Uncategorized / October 20, 2010

Knox described as having ‘left-leaning’ bias

Knox is butting heads with an organization regarding Knox’s alleged political leanings regarding speakers. The Intellectual Diversity Foundation (IDF) expressed a concern that Knox was not presenting equality amongst political parties regarding the college’s choice in speakers.

In the Oct. 2010 report to faculty, Knox President Roger Taylor presented a letter he received from Kory Atkinson, President of the Intellectual Diversity Foundation. This letter stated that Knox leans to the left politically. This letter also claimed that Knox hasn’t had a conservative commencement speaker in almost 30 years, that 60 percent of Knox sponsored speakers were liberal and that 70 percent of Knox faculty describe themselves as liberal.

The 2009 commencement speaker, U.S. Attorney for the Northern District of Illinois Patrick Fitzgerald, was appointed by George W. Bush on recommendation of Republican Senator Peter Fitzgerald. In a letter responding to Atkinson, Taylor mentioned other Republican commencement speakers such as Dr. Robert Spetzler, John Block and Robert Connor. Taylor also critiqued IDF’s research, stating that the statistics regarding speakers were based on 15 speakers when Knox has approximately 135 speakers annually.

Atkinson stated that he was “not so naïve” to believe that Taylor would be interested in joining IFD but states that the letter’s purpose was to inform Knox as to the goings-on of the IDF. He solicited Taylor’s involvement but didn’t anticipate a positive response.

Taylor, far from hoping to join, sent a letter referring to the IDF as “sloppy in its assertions” and unlawful in its practices. He referred to an issue Knox had with IDF in 2007, in which the IDF used Knox’s name as part of the name of the foundation without seeking or receiving the college’s approval.

In regard to this legal issue, Atkinson stated that the organization had informed Knox as to its intentions and believed the school “to be on the same page as the college.” He said it was not until the college sent a cease and desist letter and threatened legal action that he became aware of Knox’s opposition to the issue. “It shocked the daylights out of us,” Atkinson said of the letter he received from Anne Taylor threatening to sue IDF. He refers to this as “poor alumni relations,” as Atkinson graduated from Knox in 2000 and was offended to receive a threatening letter rather than a phone call informing him about the college’s concerns.

Taylor insisted that “Knox is an educational, not a political institution,” and that the political beliefs of speakers are irrelevant. He said “it is not the place of an academic institution to indoctrinate for a political party.” According to Taylor, when a lecturer is being brought to the college, it is to speak about a wide variety of topics from nuclear science to literature, and that political affiliations are utterly irrelevant.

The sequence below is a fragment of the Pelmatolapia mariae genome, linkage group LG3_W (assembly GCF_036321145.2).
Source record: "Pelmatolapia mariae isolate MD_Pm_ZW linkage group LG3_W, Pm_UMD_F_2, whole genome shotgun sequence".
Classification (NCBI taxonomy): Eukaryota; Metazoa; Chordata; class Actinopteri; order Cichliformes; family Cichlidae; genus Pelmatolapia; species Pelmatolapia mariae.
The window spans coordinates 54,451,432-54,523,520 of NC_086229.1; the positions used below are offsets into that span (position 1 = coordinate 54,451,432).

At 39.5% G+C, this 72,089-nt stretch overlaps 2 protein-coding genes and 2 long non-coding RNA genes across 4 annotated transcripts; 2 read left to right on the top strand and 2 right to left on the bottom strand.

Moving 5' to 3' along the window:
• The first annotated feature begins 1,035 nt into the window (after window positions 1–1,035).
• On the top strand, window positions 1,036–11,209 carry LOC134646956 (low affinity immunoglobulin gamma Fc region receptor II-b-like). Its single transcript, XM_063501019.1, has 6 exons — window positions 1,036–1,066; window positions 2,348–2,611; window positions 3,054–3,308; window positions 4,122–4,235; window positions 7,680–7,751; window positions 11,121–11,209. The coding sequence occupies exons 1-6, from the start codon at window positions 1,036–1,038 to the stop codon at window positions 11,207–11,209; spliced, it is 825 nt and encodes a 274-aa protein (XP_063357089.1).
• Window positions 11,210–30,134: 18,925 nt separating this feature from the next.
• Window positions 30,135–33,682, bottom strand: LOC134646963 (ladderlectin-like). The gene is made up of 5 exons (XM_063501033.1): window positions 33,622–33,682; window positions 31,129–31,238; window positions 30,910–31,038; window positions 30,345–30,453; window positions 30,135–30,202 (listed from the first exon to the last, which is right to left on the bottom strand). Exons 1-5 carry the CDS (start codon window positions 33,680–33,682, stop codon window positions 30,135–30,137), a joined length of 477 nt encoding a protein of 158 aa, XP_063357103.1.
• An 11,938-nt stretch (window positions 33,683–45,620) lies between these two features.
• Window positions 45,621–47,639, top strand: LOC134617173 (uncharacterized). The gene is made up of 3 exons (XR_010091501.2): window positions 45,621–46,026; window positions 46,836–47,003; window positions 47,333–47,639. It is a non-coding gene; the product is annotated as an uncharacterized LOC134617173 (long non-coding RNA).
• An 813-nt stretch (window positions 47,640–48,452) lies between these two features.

Atkinson stated that though Knox “is no more liberal than other comparable colleges or universities,” this doesn’t excuse this issue. Atkinson insisted that in many cases political affiliations affect the speakers’ presentation of specific issues. Even as a Knox student, Atkinson found issues in Knox’s political leanings, and wrote a letter to the editor of The Knox Student stating his belief that political ideology was being unfairly represented in favor of the left-wing. His goals for the IDF include raising money in order to bring more conservative speakers to Knox. This organization has worked with and helped to fund speakers for the Knox Republicans.

Atkinson said that the main goal is simply to promote diversity and give political branches “equal time.” He believes that this issue should be important to the Knox student body and that a college should “allow students exposure to a whole variety of ideas.”

Taylor finds this issue to be irrelevant to the goals of the school. Being an academic institution with no political affiliation, Taylor said that there is little relevance regarding speakers. He admits that he is unaware of the political affiliations of many speakers simply because he finds that to be irrelevant to their subject matters and the reason that they have been brought to the college. Taylor also stated, “most students arrive with political affiliations in place and graduate with those same affiliations.” He believes that since the college is not altering viewpoints, affiliations of staff, faculty and speakers are irrelevant.

Samantha Paul
Samantha Paul is a senior double majoring in creative writing and Spanish. She previously served as both a news reporter and a copy editor for TKS. During the summer of 2012, Sam served as press chair of a literacy brigade in El Salvador. She has also interned with both Bloom Magazine and The Galesburg Register-Mail. At Knox, Sam is an organizational editor for Catch magazine.

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